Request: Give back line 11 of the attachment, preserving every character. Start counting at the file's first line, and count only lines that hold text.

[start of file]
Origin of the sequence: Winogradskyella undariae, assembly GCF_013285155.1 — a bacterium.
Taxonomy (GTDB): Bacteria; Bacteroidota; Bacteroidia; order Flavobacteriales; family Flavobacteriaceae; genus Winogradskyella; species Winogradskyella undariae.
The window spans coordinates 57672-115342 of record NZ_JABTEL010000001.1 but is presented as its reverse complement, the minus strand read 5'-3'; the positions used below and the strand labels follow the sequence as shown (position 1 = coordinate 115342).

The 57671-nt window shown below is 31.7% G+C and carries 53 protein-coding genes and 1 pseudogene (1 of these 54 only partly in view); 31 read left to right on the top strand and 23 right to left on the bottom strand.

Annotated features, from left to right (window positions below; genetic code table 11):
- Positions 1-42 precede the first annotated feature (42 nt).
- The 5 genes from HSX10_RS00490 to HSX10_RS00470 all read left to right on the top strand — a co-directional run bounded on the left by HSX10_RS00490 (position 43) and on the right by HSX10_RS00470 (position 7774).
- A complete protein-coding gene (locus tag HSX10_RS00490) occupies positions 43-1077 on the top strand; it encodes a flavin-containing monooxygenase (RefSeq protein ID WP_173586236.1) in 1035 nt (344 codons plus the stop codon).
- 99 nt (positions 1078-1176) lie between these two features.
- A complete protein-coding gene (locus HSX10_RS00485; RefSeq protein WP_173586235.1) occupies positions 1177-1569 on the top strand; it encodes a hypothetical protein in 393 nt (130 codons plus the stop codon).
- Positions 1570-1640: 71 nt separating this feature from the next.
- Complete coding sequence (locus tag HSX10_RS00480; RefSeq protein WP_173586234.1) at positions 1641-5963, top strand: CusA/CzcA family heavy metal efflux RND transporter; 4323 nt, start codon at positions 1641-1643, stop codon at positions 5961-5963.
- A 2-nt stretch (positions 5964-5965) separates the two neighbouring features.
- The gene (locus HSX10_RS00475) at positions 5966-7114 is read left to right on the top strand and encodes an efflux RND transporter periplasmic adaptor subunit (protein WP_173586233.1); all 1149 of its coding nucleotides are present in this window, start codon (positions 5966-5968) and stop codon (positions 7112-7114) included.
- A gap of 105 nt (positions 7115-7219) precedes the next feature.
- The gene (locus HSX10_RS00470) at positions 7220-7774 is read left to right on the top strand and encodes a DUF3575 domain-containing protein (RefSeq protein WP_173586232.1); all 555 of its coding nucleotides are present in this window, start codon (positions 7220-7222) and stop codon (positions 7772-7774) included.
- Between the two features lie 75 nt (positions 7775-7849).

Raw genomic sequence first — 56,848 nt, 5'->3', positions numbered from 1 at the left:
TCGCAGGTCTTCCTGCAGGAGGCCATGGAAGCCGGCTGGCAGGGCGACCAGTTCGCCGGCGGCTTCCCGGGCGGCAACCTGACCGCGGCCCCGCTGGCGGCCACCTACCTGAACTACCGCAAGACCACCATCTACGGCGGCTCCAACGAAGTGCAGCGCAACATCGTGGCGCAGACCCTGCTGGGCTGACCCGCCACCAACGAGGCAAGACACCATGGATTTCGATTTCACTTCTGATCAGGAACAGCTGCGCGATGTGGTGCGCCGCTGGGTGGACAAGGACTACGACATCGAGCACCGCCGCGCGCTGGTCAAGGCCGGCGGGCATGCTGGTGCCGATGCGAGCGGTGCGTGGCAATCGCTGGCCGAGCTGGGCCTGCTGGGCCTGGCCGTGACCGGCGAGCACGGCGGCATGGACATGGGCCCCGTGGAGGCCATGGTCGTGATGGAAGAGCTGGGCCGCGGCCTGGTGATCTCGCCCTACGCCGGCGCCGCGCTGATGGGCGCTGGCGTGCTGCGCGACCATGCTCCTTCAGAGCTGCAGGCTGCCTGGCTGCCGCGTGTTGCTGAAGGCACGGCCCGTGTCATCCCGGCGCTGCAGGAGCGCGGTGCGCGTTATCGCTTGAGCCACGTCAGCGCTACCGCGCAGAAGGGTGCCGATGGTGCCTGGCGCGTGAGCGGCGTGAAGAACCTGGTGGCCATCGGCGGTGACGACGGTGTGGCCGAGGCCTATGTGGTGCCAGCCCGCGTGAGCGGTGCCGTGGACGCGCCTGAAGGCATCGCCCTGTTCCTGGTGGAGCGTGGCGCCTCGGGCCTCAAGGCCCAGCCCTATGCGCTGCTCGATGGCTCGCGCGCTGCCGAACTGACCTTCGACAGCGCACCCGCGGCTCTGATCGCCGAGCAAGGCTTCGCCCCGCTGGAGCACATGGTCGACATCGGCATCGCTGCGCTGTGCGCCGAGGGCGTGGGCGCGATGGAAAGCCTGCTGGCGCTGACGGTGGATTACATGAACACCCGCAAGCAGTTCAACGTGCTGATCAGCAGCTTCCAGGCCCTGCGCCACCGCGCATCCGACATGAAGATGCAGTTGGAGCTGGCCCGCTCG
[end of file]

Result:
- Positions 1570-1640: 71 nt separating this feature from the next.